To combat IBD,
every Insight counts

{{In May, part of every Insight
purchase goes towards IBD research}}

Australia has one of the highest incidences of Inflammatory Bowel Disease (IBD) worldwide, affecting 1 in every 250 Australians, resulting in over 80,000 people. Being such a large issue that impacts so many in our community, it is clear that more investigation into the connection between IBD and the gut microbiome is vital.

We want to make a difference.

At Microba, our mission is to advance our understanding of how the gut microbiome influences our health and its potential involvement in the onset of diseases such as Crohn’s and Ulcerative colitis.

 

Developing Future Insights

“People who live with IBD often have no visible symptoms, but the conditions can prevent them from working or going out, keeping them socially isolated.”

– Leanne Raven, Associate Prof & CEO of Crohn’s & Colitis Australia

While current research indicates that these invisible diseases are increasing due to various genetic, environmental and lifestyle factors, there is now clear evidence that IBD is also linked to changes in the gut microbiome.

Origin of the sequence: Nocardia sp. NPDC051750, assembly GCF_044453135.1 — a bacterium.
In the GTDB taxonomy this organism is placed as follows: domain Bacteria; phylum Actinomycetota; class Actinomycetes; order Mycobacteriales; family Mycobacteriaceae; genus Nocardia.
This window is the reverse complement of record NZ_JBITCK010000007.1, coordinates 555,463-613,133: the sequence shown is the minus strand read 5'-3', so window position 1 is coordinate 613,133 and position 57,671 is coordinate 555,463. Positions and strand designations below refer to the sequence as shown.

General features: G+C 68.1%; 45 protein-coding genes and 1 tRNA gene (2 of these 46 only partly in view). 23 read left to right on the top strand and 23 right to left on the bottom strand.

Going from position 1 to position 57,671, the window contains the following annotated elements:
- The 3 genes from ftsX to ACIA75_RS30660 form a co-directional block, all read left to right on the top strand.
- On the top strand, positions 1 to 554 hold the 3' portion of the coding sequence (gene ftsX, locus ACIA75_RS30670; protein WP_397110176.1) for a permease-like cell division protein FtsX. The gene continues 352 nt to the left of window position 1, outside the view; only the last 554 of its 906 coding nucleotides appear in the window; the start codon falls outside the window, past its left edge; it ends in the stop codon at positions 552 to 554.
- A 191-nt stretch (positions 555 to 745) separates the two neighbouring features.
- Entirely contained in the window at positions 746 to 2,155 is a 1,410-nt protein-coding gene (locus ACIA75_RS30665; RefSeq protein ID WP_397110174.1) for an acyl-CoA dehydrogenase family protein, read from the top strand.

Microba has identified a serious need to further investigate the potential associations between the gut microbiome and the risks and causes of IBD.

We have therefore established the Future Insights IBD Research Program, in which we hope to better understand the functional differences between the gut microbiome in healthy subjects and IBD patients.

The overall aim of the Future Insights program is to uncover links between the gut microbiome and disease states, in order to assist with the development of future therapies.

IBD is currently our primary focus of the program as we embark on making the causes of these diseases more visible.

If you have IBD and you’re interested in participating or learning more about this research study, please contact us.

Inflammatory bowel disease: could your microbiome be involved?

Emerging evidence suggests the gut microbiome may play a role in triggering the onset of IBD, such as Ulcerative colitis and Crohn’s disease. READ MORE …